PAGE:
Fabian Cancellara will shun disc brakes in his final season

Trek-Segafredo's Fabian Cancellara will remain on caliper brakes for the 2016 season, not wanting to change to disc brakes in his final year

Fabian Cancellara on stage two of the 2015 Tour de France (Watson)
(Image credit: Watson)

Classics star Fabian Cancellara will not use disc brakes despite testing them in training this winter because he does not want to make the switch in 2016, his final season.

Trek Factory Racing tested the brakes in the Vuelta a España this August/September and Cancellara is using road and cyclo-cross bicycles with them at home in Bern, Switzerland.

However, Cancellara explained on Wednesday when Trek welcomed new co-sponsor Segafredo that he will use calliper brakes for his last year.

"I don't want to change things in my final year. I'm still on Shimano's mechanical group, the only one in our team to use it instead of electronic. It's my choice," Cancellara said.

"I don't think they make me go faster, or slower. It's a technical and personal decision."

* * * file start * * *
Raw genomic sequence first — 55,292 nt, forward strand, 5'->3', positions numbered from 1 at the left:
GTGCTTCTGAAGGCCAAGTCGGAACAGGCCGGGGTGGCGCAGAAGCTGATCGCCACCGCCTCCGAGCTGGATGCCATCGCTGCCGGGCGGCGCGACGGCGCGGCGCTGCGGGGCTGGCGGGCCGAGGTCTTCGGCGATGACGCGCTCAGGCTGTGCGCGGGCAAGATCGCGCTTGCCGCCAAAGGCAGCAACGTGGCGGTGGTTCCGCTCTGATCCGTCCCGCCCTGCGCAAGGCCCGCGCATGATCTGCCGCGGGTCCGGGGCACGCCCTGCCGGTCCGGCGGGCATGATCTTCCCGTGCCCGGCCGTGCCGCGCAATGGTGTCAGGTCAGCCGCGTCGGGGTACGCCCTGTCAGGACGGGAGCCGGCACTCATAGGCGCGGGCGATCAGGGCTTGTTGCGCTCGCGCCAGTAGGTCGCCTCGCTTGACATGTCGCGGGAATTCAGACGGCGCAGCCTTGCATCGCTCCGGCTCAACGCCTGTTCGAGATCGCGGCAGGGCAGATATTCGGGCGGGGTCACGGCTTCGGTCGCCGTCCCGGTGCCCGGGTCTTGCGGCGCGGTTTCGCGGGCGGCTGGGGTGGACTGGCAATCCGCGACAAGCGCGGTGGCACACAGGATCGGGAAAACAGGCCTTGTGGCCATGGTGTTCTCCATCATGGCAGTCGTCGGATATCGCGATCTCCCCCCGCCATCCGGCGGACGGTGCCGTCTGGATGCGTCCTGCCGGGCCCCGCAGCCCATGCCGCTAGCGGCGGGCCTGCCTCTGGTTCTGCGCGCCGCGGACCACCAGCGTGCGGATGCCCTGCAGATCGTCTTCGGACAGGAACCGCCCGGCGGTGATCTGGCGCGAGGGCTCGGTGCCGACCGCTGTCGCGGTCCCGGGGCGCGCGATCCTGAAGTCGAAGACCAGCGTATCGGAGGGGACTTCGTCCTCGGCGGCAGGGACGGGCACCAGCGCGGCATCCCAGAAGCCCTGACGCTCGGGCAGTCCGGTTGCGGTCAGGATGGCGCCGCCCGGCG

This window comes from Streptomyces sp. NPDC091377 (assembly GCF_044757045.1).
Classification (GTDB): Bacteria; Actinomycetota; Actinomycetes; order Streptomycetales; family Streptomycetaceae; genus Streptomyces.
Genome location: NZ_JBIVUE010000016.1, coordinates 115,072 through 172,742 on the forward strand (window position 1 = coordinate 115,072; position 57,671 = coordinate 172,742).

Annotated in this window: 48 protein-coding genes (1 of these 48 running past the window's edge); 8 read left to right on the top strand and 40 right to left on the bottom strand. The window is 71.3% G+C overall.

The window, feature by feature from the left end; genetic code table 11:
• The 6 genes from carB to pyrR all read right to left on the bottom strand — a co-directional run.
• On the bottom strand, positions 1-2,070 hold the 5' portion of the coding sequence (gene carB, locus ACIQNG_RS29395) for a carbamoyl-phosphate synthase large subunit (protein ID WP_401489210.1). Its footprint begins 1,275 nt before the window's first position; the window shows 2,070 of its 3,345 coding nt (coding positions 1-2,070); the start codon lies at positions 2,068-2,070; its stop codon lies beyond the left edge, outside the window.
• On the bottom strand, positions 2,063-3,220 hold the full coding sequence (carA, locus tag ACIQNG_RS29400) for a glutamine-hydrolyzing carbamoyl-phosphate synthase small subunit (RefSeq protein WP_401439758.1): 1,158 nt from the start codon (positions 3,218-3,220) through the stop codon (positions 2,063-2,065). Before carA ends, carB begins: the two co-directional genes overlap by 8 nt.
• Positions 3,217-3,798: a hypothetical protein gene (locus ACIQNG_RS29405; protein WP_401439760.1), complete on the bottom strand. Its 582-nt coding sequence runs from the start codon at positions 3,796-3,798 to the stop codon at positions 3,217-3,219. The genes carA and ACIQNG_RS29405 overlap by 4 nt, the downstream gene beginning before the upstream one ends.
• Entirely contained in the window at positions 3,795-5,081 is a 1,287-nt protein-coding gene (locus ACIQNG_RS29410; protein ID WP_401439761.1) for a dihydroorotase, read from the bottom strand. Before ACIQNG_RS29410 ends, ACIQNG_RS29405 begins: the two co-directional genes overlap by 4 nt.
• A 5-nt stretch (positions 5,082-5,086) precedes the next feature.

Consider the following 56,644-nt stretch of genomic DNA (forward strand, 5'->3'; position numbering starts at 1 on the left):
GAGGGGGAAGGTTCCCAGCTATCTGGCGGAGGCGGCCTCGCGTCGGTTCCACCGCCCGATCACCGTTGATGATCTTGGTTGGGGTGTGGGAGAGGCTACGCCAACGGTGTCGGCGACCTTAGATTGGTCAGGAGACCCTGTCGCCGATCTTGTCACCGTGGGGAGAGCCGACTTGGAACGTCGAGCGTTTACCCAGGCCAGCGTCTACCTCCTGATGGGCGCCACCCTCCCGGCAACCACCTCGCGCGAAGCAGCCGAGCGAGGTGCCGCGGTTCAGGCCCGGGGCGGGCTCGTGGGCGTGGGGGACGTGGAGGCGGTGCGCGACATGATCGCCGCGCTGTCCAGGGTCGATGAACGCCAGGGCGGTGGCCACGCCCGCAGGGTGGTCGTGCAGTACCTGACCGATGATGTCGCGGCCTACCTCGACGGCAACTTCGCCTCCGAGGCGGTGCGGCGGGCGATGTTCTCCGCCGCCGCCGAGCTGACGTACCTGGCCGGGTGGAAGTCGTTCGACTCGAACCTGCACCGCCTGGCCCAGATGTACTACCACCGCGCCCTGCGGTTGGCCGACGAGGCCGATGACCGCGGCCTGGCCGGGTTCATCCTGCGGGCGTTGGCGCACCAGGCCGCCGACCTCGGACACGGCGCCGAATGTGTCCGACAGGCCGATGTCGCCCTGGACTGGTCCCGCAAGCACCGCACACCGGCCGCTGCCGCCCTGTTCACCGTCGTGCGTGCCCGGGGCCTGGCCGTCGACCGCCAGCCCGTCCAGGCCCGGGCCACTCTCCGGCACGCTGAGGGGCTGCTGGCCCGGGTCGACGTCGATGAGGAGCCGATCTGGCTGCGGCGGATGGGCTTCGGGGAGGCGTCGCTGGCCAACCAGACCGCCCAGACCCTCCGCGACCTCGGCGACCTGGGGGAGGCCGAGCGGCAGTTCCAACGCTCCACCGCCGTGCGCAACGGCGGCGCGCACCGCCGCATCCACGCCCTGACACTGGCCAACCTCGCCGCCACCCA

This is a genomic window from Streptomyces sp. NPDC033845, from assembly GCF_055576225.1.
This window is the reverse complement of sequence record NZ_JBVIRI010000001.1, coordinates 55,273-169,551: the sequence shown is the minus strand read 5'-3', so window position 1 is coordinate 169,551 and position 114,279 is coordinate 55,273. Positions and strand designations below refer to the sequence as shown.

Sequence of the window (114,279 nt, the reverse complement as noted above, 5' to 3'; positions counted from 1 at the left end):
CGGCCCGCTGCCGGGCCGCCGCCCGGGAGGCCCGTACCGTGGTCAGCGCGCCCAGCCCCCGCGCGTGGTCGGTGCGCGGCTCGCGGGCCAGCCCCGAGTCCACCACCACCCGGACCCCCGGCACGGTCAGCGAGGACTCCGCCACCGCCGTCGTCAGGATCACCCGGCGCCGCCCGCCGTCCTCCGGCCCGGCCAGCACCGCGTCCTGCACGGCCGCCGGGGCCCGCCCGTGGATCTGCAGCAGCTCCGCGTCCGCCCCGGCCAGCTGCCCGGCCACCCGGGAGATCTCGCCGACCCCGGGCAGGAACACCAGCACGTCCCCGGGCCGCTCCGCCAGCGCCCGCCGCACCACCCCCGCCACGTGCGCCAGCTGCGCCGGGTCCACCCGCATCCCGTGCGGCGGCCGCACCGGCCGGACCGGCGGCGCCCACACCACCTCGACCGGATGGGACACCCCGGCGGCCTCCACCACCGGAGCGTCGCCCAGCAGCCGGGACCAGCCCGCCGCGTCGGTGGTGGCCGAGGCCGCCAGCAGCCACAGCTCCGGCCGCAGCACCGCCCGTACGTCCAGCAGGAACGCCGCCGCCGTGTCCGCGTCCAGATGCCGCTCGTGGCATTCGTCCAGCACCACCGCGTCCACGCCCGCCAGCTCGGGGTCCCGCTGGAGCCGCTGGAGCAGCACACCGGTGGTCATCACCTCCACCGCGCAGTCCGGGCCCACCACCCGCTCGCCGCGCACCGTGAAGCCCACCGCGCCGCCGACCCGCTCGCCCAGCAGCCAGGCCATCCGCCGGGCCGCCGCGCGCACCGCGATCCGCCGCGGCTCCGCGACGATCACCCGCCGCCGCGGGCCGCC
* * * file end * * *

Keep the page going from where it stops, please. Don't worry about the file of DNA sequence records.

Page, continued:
With its leader off them, the rest of the classics team could also be on calliper-equipped bikes too to avoid any problems with a bike change or wheel change during one of the big races from Milan-San Remo to Paris-Roubaix. He added, "We're not expecting to use them in the classics."

Cycling Weekly's disc brake bike of the year

With Belgian Tom Boonen, the 34-year-old is one of the two kings of the classics. He won the Tour of Flanders and Paris-Roubaix three times each and Milan-San Remo once.

Cancellara's decision will not stop the rest of Trek-Segafredo riding disc brake bikes in other races. The UCI gave the green light for top teams to use them in all races in 2016.

"This is the future, but we have to be careful about rushing into it," the team's technical director, Matt Shriver told Cycling Weekly about disc brakes.

"It's unlikely, though, for Fabian because there is still a lot of testing and [Roubaix is] such a chaotic race, so you are adding more issues to an already busy race that pushes everyone's resources. It'd be better if everyone is on them in that race."

Shriver added that some rivals will probably use them in the big classics and that if it is wet, disc brakes will be advantageous.

Critics argue that discs are dangerous in a crash and create big braking difference in the group. However, insiders say that differences already exist, and perhaps even a greater ones, between the braking power of Shimano, SRAM and Campagnolo callipers.

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Gregor Brown

Gregor Brown is an experienced cycling journalist, based in Florence, Italy. He has covered races all over the world for over a decade - following the Giro, Tour de France, and every major race since 2006. His love of cycling began with freestyle and BMX, before the 1998 Tour de France led him to a deep appreciation of the road racing season.